An investigational drug is one that is under study and is not approved by the U.S. Food and Drug Administration (FDA) for sale in the United States. Medical research studies are conducted to evaluate the safety and effectiveness of an investigational drug. These research studies are also called clinical trials. Once an investigational drug has been proven safe and effective in clinical trials, FDA may approve the drug for sale in the United States.
PSI-5004 (also known as Racivir) is an investigational drug that is being studied for the treatment of HIV infection.
PSI-5004 belongs to a class (group) of HIV drugs called nucleoside reverse transcriptase inhibitors (NRTIs).2 NRTIs block an HIV enzyme called reverse transcriptase. (An enzyme is a protein that starts or increases the speed of a chemical reaction.) By blocking reverse transcriptase, NRTIs prevent HIV from multiplying and can reduce the amount of HIV in the body.
PSI-5004 is similar in chemical structure to the FDA-approved NRTIs lamivudine (brand name: Epivir) and emtricitabine (brand name: Emtriva).5
In vitro studies have shown that PSI-5004 is also active against hepatitis B virus (HBV).5 (In vitro studies are studies done in test tubes or other laboratory equipment and not on animals or humans.)
Clinical trials are conducted in phases. Each phase has a different purpose and helps researchers answer different questions.6
In most cases, an investigational drug must be proven effective and must show continued safety in a Phase III clinical trial to be considered for approval by FDA for sale in the United States. Some drugs go through FDA’s accelerated approval process and are approved before a Phase III clinical trial is complete. After a drug is approved by FDA and made available to the public, researchers track its safety in Phase IV trials to seek more information about the drug’s risks, benefits, and optimal use.6
PSI-5004 has been studied in Phase II clinical trials.2
In a Phase II study (known as Study 201), the safety and effectiveness of PSI-5004 was compared to the safety and effectiveness of lamivudine. The study included HIV-infected participants who were already taking HIV medicines before entering the study (also called treatment-experienced) and who had the M184V HIV mutation (a mutation associated with drug resistance to the HIV medicine lamivudine). Before starting the study, all participants were on a failing antiretroviral therapy (ART) regimen that included lamivudine. (A failing ART regimen is one that is not effective at controlling a person's HIV.) Study participants were randomly assigned to receive either PSI-5004 in place of lamivudine or to continue with lamivudine as part of their ART.7-9
In this study, PSI-5004 was shown to decrease viral load (the amount of HIV in a blood sample) in the treatment-experienced adults who had the M184V resistance mutation and who had fewer than three thymidine analog mutations (HIV mutations associated with NRTI drug resistance). In terms of safety, no severe drug-related side effects occurred in either the PSI-5004 treatment group or the lamivudine treatment group.8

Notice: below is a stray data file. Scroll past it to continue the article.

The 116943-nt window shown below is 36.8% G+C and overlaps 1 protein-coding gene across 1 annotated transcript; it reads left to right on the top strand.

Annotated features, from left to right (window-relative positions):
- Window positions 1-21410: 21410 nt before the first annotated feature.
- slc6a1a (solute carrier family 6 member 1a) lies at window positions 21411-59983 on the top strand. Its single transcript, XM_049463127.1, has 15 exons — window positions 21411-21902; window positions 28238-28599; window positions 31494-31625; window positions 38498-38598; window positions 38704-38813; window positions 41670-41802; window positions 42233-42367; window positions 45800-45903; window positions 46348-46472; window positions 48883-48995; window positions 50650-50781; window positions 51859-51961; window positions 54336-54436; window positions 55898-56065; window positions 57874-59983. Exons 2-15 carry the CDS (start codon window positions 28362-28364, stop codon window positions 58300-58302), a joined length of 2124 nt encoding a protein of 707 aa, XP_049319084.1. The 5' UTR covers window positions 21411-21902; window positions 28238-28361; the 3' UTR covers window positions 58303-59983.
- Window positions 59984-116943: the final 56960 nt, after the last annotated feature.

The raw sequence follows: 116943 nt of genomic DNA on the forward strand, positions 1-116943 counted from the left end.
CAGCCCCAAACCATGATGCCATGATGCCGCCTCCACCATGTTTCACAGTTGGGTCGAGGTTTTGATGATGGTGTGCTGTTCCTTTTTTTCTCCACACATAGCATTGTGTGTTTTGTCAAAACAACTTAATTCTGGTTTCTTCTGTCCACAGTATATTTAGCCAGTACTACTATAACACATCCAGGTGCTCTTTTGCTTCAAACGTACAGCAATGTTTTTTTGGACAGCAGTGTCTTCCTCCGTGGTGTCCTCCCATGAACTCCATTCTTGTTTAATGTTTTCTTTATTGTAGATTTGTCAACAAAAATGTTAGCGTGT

In a 14-day Phase Ib/IIa study of various doses of PSI-5004, the most common side effects reported were mild to moderate dizziness and headache, both of which may have been related to PSI-5004. Some other side effects that occurred in the study and may have been because of PSI-5004 included the following: difficulty concentrating, nausea, fatigue, common cold, and eye discomfort. Heartburn and vomiting were also noted by participants and may have been associated with PSI-5004.10
In Study 201, the Phase II study discussed under the previous question, no severe side effects were reported after 28 days of treatment with PSI-5004.8
Because PSI-5004 is still being studied, information on possible side effects of the drug is not complete. As testing of PSI-5004 continues, additional information on possible side effects will be gathered.
More information about racivir-related research studies is available from the AIDSinfo database of ClinicalTrials.gov study summaries. Click on the title of any trial in the list to see the ClinicalTrials.gov trial summary and more information about the study.
Participating in a clinical trial can provide benefits. For example, a volunteer participant can benefit from new research treatments before they are widely available. Participants also receive regular and careful medical attention from a research team that includes doctors and other health professionals. However, clinical trials may also involve risks of varying degrees, such as unpleasant, serious, or even life-threatening side effects from the treatment being studied.6
Your health care provider can help you decide whether participating in a clinical trial is right for you. For more information, visit NIH Clinical Research Trials and You.
Last Reviewed: October 25, 2014